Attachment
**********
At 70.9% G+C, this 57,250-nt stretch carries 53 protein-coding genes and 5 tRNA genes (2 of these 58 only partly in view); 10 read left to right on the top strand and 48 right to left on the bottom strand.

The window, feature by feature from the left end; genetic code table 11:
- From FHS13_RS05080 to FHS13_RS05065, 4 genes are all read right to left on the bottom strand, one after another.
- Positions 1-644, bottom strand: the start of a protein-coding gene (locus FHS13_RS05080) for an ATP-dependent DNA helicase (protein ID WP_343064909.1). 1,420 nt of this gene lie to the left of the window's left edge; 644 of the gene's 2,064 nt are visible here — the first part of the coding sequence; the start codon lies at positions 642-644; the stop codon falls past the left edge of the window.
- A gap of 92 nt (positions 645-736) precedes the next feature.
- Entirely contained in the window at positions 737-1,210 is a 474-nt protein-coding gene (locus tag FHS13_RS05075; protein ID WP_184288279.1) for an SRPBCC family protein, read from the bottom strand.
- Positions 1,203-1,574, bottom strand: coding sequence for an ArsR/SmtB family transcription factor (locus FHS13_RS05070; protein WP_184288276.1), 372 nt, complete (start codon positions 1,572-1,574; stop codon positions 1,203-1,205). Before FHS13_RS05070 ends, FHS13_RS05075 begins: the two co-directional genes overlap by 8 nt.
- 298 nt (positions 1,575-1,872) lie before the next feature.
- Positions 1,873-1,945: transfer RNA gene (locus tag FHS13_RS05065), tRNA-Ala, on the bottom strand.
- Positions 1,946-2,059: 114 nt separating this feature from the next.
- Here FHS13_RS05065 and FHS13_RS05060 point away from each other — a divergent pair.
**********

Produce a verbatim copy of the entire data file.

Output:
At 70.9% G+C, this 57,250-nt stretch carries 53 protein-coding genes and 5 tRNA genes (2 of these 58 only partly in view); 10 read left to right on the top strand and 48 right to left on the bottom strand.

The window, feature by feature from the left end; genetic code table 11:
- From FHS13_RS05080 to FHS13_RS05065, 4 genes are all read right to left on the bottom strand, one after another.
- Positions 1-644, bottom strand: the start of a protein-coding gene (locus FHS13_RS05080) for an ATP-dependent DNA helicase (protein ID WP_343064909.1). 1,420 nt of this gene lie to the left of the window's left edge; 644 of the gene's 2,064 nt are visible here — the first part of the coding sequence; the start codon lies at positions 642-644; the stop codon falls past the left edge of the window.
- A gap of 92 nt (positions 645-736) precedes the next feature.
- Entirely contained in the window at positions 737-1,210 is a 474-nt protein-coding gene (locus tag FHS13_RS05075; protein ID WP_184288279.1) for an SRPBCC family protein, read from the bottom strand.
- Positions 1,203-1,574, bottom strand: coding sequence for an ArsR/SmtB family transcription factor (locus FHS13_RS05070; protein WP_184288276.1), 372 nt, complete (start codon positions 1,572-1,574; stop codon positions 1,203-1,205). Before FHS13_RS05070 ends, FHS13_RS05075 begins: the two co-directional genes overlap by 8 nt.
- 298 nt (positions 1,575-1,872) lie before the next feature.
- Positions 1,873-1,945: transfer RNA gene (locus tag FHS13_RS05065), tRNA-Ala, on the bottom strand.
- Positions 1,946-2,059: 114 nt separating this feature from the next.
- Here FHS13_RS05065 and FHS13_RS05060 point away from each other — a divergent pair.